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How ASCs are preparing for spike in CMS approvals

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Jamie Heater, RN, Compass Surgical Partners' vice president of facility development, and Will Holding, Compass' vice president of development, joined the "Becker's Spine & Orthopedics Podcast" to outline how Compass is preparing for the increase in CMS procedure approval. 

Here is an excerpt from the podcast. Click here to download the full episode.

Question: The 2021 CMS ruling has significantly increased the number of procedures approved to be performed in the ASC. How is your organization preparing for these CMS changes?

Will Holding: There was already migration, and we're starting to see certain codes added to the ASC schedule. The big swath that was removed from the inpatient list really underscores a trend that was already happening, they just sped it up in terms of adoption. There are a lot of procedures on those lists that are not very commonly done in outpatient settings. 

The clear shift is to put the decision in the hands of the clinicians, and we agree with that. If we can employ approaches around patient selection, patient advocacy and pain management protocol, it will allow for cases like revision joint replacements to be done in centers in one-off cases where the anesthesia staff, surgeon and patient make a collective decision that a surgery center is the right environment for something that normally wouldn't be considered for that. I think it opens up some flexibility, and that will empower patients and surgeons to be able to start putting the patient in the right place, regardless of what that procedure is.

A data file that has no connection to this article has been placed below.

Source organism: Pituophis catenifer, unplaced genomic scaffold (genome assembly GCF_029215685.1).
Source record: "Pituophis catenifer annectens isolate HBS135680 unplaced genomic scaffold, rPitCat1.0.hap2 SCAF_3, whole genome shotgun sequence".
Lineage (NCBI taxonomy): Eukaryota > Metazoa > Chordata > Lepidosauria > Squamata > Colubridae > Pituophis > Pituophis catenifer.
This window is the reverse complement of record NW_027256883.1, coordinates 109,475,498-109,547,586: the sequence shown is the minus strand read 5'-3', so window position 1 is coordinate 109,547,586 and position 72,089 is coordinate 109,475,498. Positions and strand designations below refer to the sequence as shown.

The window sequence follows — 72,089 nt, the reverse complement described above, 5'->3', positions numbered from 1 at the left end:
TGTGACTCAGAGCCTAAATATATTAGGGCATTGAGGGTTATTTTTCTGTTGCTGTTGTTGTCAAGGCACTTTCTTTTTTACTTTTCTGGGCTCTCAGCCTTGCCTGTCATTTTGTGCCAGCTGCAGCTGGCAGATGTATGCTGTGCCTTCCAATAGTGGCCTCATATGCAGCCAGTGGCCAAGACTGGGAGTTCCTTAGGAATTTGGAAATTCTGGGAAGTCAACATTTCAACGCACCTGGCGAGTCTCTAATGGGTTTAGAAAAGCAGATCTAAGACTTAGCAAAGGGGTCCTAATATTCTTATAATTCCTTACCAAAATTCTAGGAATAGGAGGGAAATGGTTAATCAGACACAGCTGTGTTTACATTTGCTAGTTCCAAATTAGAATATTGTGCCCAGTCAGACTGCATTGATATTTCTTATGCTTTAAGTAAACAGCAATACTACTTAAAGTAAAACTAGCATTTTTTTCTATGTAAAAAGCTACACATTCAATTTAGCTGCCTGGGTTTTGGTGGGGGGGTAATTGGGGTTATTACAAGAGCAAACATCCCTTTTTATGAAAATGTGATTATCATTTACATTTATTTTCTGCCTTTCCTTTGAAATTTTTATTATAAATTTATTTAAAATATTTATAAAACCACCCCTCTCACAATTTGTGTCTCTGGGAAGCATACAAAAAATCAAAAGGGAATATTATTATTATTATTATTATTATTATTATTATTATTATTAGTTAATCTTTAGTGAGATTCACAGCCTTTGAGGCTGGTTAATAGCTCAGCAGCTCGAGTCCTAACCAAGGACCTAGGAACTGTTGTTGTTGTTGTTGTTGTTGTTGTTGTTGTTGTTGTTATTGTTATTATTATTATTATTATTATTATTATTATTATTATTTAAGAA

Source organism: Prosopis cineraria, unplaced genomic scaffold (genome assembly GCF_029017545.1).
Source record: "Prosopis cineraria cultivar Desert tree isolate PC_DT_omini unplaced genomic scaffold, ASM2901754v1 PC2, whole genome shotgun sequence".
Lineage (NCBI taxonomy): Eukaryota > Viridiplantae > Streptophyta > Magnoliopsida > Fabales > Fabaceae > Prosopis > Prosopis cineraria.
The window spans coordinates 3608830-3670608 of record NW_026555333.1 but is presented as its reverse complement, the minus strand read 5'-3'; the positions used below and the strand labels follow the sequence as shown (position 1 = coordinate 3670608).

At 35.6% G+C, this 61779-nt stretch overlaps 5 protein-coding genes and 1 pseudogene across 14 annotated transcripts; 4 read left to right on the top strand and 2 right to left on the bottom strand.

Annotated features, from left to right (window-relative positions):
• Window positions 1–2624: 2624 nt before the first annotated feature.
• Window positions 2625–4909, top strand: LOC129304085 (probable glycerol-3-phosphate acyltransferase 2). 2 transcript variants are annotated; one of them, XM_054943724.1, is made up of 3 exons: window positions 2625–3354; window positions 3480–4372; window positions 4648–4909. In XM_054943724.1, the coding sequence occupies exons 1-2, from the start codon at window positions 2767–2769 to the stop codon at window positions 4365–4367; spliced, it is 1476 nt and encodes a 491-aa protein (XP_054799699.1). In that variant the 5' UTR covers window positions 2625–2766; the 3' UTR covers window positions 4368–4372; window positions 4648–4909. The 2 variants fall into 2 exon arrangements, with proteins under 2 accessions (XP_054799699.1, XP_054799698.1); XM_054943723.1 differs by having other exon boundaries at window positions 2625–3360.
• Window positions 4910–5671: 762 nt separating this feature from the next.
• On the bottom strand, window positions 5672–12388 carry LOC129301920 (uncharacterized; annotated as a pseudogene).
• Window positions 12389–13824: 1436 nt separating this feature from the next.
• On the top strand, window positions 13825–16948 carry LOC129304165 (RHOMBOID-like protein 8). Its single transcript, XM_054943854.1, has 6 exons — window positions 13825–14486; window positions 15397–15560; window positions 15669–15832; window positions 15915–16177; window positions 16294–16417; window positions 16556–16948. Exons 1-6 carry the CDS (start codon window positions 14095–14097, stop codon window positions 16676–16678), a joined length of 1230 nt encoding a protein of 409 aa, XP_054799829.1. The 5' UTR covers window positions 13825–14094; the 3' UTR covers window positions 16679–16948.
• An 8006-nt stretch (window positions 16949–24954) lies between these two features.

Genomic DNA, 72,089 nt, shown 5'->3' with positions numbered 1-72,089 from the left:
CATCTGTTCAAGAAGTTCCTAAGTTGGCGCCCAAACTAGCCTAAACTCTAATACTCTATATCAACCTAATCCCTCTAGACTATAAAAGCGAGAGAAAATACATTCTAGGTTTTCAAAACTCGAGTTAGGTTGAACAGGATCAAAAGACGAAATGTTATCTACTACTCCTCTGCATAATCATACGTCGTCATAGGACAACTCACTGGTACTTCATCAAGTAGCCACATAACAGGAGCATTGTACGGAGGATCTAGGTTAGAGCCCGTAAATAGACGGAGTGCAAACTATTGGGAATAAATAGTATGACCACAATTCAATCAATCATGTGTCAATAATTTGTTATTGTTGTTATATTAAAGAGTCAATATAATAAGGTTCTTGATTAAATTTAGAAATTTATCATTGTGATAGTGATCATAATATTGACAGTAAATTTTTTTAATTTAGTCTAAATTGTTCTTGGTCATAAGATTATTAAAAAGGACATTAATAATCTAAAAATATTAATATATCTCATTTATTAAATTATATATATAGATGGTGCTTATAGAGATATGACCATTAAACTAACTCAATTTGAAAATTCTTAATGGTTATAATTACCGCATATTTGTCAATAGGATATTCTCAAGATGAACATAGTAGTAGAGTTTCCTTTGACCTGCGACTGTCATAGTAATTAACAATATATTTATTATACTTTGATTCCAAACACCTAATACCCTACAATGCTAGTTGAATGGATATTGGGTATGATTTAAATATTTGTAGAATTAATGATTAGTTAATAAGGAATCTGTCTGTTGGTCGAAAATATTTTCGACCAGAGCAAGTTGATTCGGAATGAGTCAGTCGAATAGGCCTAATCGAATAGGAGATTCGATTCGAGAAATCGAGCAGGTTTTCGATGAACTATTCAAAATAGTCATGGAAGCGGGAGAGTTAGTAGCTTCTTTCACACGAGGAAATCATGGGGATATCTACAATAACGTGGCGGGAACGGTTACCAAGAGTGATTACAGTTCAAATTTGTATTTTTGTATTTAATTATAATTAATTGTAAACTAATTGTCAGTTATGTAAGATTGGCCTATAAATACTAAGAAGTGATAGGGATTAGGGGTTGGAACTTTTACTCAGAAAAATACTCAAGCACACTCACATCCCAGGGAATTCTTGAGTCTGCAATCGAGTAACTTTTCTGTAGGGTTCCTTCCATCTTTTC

To help facilitate that shift, we think collaboration is really important. We work with a lot of surgeons. They're busy people. But in terms of how to do these things effectively in a surgery center, surgeons will listen to others if there's real credible progress being made in other pockets. Fortunately, we have a network that allows us to do that. Inevitably, surgeons learn from each other. They help pick up things in terms of process flow and anesthesia.

I think we'll start to see it more in the spine surgery side, allowing for things to be done safely that hadn't been done as much in surgery centers in the past. Every time a surgeon learns that there's a new technique, they bring that back to their partners, and we start to see progress. It's just creating all those conversations and making sure that there is as much information in as many changing hands as possible. And for our part, we'll be able to manage the process for them once they kind of determine what the right clinical approach is.

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